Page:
Archive for the ‘Panasonic DMC-ZS7’ Category

Advanced Dragonfly Studies

November 26, 2014

During June 2014, I attended an adult class and field trip offered by the Audubon Naturalist Society called “Advanced Dragonfly Studies: Common Darners, Spiketails, Cruisers, and Clubtails of the Mid-Atlantic.” The class instructor was Richard Orr, renowned expert on odonates of the mid-Atlantic region of the United States. The field trip to the Patuxent Research Refuge was led by Mr. Orr and Stephanie Mason, Senior Naturalist, Audubon Naturalist Society.

As I was writing a recent blog post entitled Year in Review: New finds in 2014 (odonates), I decided against including odonates spotted during during the ANS field trip. My rationale was simple: I didn’t find most of the specimens. 42 species of odonates were observed in one day, including many new species for my “life list.” I was able to photograph only a few of the odonates seen by the group due to the fast pace of the advanced class.

Widow Skimmer dragonfly

While waiting for all participants to arrive for the field trip, Bonnie Ott spotted a Widow Skimmer dragonfly (Libellula luctuosa) perching in a flower bed beside the North Tract Visitor Contact Station. This individual is an immature male, as indicated by its coloration and terminal appendages.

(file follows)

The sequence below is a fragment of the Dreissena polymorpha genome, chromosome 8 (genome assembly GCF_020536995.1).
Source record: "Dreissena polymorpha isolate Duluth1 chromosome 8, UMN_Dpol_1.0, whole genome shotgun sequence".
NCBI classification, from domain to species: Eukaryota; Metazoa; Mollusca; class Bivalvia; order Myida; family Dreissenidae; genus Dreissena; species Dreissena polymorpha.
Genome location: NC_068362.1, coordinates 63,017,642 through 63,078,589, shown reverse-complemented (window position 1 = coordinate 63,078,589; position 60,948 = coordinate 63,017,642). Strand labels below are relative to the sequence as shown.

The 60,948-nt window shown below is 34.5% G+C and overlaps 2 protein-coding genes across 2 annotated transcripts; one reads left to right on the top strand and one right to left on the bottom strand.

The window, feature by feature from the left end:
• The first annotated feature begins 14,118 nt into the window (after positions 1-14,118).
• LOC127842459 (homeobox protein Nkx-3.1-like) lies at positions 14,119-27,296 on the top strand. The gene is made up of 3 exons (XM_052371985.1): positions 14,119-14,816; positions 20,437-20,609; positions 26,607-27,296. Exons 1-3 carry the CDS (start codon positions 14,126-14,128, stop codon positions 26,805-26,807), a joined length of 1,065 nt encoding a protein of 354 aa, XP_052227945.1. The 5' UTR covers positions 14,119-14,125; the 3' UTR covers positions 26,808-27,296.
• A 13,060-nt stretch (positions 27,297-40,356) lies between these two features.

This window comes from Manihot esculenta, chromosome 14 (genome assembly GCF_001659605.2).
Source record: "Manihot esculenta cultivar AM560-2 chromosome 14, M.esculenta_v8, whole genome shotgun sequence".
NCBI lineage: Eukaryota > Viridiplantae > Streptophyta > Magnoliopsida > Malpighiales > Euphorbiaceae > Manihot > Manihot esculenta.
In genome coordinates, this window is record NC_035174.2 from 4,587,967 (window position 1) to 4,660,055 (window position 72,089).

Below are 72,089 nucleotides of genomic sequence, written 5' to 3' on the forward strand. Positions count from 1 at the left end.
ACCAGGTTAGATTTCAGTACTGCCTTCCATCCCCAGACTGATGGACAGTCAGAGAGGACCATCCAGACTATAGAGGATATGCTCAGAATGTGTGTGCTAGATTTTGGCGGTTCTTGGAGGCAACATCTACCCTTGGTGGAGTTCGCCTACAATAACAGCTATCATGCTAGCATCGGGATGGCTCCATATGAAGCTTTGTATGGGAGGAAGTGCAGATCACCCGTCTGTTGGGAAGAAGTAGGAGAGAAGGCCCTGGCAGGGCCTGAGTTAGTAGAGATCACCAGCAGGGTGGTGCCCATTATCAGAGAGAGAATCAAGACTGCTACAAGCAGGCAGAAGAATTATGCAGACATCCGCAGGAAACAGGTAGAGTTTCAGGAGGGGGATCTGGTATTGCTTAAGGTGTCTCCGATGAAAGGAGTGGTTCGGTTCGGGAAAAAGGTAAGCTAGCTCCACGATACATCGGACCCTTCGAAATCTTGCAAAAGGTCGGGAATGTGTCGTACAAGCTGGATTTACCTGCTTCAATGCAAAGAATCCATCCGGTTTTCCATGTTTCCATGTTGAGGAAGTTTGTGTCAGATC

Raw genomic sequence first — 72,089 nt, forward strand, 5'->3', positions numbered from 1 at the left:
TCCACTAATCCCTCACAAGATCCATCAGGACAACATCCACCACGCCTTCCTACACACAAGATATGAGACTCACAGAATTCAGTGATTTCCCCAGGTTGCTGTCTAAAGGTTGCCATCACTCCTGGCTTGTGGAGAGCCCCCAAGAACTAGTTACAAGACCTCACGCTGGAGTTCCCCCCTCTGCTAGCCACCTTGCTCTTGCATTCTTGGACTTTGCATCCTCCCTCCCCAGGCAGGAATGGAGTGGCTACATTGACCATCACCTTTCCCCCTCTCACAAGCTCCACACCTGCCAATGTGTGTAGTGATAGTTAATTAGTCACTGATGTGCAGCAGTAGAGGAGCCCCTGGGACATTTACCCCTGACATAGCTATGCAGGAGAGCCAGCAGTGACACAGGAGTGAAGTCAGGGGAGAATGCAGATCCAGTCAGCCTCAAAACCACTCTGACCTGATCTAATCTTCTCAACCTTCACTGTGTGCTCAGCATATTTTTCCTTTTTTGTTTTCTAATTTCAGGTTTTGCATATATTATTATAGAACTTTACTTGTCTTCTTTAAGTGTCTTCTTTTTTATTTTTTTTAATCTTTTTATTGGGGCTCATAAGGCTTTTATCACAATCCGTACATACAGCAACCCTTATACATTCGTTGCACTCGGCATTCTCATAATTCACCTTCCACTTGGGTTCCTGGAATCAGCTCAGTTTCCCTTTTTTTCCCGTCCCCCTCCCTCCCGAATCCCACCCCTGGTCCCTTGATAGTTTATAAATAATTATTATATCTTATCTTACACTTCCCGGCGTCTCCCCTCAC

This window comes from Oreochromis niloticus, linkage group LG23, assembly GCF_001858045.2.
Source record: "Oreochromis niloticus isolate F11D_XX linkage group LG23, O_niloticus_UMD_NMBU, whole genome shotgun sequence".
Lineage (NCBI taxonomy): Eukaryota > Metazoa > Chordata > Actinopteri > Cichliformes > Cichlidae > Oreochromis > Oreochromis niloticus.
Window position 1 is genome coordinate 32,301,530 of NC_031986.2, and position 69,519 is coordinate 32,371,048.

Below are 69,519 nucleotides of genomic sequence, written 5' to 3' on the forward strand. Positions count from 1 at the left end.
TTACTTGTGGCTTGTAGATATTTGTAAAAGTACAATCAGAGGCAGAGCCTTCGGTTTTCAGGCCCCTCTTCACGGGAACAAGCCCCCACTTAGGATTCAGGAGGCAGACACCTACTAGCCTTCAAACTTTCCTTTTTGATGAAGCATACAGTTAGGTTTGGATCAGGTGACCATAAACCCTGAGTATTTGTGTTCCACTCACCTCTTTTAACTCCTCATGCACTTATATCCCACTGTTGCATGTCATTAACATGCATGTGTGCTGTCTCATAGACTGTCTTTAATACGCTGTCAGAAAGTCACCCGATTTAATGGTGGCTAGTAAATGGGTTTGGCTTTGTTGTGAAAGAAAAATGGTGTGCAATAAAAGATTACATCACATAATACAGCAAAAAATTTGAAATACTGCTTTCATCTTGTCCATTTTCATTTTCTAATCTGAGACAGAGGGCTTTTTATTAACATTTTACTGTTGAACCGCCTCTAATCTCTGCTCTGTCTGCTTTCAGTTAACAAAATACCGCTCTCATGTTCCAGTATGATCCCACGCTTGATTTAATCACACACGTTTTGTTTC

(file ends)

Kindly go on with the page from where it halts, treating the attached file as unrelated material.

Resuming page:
Widow Skimmer dragonfly (immature male)

Elegant Spreadwing damselfly

An Elegant Spreadwing damselfly (Lestes inaequalis) was netted at Rieve’s Pond. This individual is a female, as indicated by its coloration. Notice the ovipositor visible on the underside of its abdomen, near the tip. “Usually not very common,” according to Dennis Paulson, author of Dragonflies and Damselflies of the East. [New species for my “life list.”]

Elegant Spreadwing damselfly (female)

Double-ringed Pennant dragonfly

A Double-ringed Pennant dragonfly (Celithemis verna) was spotted at New Marsh. This individual is an immature male, as indicated by its coloration and terminal appendages. [New species for my “life list.”]

Double-ringed Pennant dragonfly (immature male)

Another Double-ringed Pennant was spotted at Sundew Bog in the Central Tract. This individual is a mature male. Stephanie Mason is shown in the background, referring to Stokes Beginner’s Guide to DragonfliesEditor’s Note: “The Central Tract of the refuge is closed to public visitation due to the sensitive nature of much of the scientific work.” Source Credit: Patuxent Research Refuge brochure.

Double-ringed Pennant dragonfly (mature male)

Elfin Skimmer dragonfly

Tiny Elfin Skimmer dragonflies (Nannothemis bella) can be found at Sundew Bog. This individual is either a female or immature male, based upon its coloration. [New species for my “life list.”]

Elfin Skimmer dragonfly (Nannothemis bella)

Bar-winged Skimmer dragonfly

A Bar-winged Skimmer dragonfly (Libellula axilena) was netted at Sundew Bog. This individual is a male, as indicated by its coloration and terminal appendages.

Bar-winged Skimmer dragonfly (male)

Golden-winged Skimmer dragonfly

A Golden-winged Skimmer dragonfly (Libellula auripennis) was netted at Sundew Bog. This individual is a male, as indicated by its coloration and terminal appendages. Golden-winged Skimmer dragonflies and Needham’s Skimmer dragonflies (Libellula needhami) are similar in appearance. [New species for my “life list.”]

Golden-winged Skimmer dragonfly (male)

The distinguished gentleman holding the dragonfly is Peter Munroe, Kevin Munroe’s father. Kevin is the manager of Huntley Meadows Park.